To Kill A Mockingbird
A novel exemplifying civic integrity is To Kill a Mockingbird. When students are required to read this novel, they fall in love with each character and in turn primal feelings of fairness are triggered. The carriage of justice, while imperfect, is celebrated. They are introduced to universal truths declared by democratic founders, such as the notion of the singular value of each person and self-governance. So it’s easy to say that a novel can convey and inspire truths and ideologies without asserting any facts. This is one of the reasons why the recent book bannings are so disheartening to so many of us. Those who have read banned books recoil when we hear that advocates of taking these books away from young people have actually not bothered to read the books. Books, whether fiction or fact, memoirs or hypothetical worlds, can convey foundational truths. These truths serve up the basic moral questions on which an understanding of liberal democracy can be developed. These books can inspire civic engagement. Well-meaning crusaders against disinformation cannot imagine wading into the murky waters of fiction. But those who want to eliminate civic awareness, and democracy itself, are definitely pulling books off the shelves. It is just at times such as these when fictions can contextualize the present moment and set the stage for possible futures.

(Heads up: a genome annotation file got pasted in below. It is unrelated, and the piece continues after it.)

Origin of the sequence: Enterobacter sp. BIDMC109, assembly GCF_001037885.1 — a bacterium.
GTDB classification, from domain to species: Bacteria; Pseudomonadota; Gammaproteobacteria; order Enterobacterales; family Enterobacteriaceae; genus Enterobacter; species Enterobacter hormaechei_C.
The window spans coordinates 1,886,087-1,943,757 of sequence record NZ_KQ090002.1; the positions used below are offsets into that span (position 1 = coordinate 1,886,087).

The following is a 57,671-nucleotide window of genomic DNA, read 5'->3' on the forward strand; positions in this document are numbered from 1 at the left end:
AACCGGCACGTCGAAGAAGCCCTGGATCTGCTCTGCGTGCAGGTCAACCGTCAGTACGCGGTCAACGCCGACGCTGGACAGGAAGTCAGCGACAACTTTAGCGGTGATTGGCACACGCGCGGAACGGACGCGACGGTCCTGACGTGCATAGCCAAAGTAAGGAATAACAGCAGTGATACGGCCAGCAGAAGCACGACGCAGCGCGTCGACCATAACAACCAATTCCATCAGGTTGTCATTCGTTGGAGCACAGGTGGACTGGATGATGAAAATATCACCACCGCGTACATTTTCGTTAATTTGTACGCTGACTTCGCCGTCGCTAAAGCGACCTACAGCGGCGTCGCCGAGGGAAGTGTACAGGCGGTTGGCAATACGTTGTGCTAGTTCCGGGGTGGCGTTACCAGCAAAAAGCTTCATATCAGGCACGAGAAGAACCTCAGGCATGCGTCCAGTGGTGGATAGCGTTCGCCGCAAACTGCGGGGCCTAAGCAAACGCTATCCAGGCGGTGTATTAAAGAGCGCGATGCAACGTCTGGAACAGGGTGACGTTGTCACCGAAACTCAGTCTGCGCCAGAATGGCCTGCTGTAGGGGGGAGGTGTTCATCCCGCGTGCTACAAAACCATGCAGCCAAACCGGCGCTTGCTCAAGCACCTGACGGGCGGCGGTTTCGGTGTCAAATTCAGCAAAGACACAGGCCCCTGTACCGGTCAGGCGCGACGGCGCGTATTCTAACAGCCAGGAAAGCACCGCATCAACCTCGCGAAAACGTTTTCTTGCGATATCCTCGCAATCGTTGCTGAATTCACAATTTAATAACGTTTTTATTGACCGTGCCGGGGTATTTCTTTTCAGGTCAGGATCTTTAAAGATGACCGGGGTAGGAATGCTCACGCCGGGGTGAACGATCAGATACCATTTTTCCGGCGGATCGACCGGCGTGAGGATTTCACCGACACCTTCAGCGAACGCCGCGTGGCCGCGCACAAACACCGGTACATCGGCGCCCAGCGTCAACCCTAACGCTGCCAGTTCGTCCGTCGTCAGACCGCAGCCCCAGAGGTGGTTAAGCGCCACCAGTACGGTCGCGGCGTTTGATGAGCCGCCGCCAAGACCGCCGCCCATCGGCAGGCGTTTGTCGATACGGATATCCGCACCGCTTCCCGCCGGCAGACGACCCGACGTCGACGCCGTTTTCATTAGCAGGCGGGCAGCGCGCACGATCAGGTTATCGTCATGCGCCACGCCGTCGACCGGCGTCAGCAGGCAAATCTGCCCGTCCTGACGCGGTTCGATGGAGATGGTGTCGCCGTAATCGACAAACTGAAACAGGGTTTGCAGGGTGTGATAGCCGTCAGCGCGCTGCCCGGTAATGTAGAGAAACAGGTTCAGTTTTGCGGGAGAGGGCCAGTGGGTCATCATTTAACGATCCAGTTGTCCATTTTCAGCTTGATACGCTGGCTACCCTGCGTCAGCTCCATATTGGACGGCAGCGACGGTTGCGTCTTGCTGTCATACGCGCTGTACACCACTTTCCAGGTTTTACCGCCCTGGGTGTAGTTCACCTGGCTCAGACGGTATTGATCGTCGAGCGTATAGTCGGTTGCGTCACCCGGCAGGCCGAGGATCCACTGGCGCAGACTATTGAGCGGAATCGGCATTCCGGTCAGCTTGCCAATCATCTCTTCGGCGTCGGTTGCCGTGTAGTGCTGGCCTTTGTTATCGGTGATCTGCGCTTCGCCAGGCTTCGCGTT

To Kill a Mockingbird is definitely part of the canon of secular humanism and liberal democracy. It is critiqued from the left to the right, reducing the sum of all of its good qualities by its countless faults. But one would be hard pressed to categorize this book as propaganda. There is a holistic crafting of personalities, time, place, connections, and relations that develop a place where the reader can dwell and reflect.
It’s no easy task to create a novel that has the proper mechanisms to trigger primal notions of fairness, respect for life, and a call to civil engagement that avoids propaganda. That sort of expertise is actually what makes good fiction good.
Orwell that ends well
Let me take a step back, though, and ask: could categorizing content types be counterproductive? There are plenty of examples of information (dis)organization deleteriously constraining civic dialog. And maybe even more interesting to ask: is there something inherent in at least some built-in content types that would allow them to function against manipulation, or even repression, that could arise by the system in which it is embedded? By building a robust structure that allows for multiple types to coexist, might we be able to construct a kind of constitutional durability, and even promote civic agency, within the constraints within the system?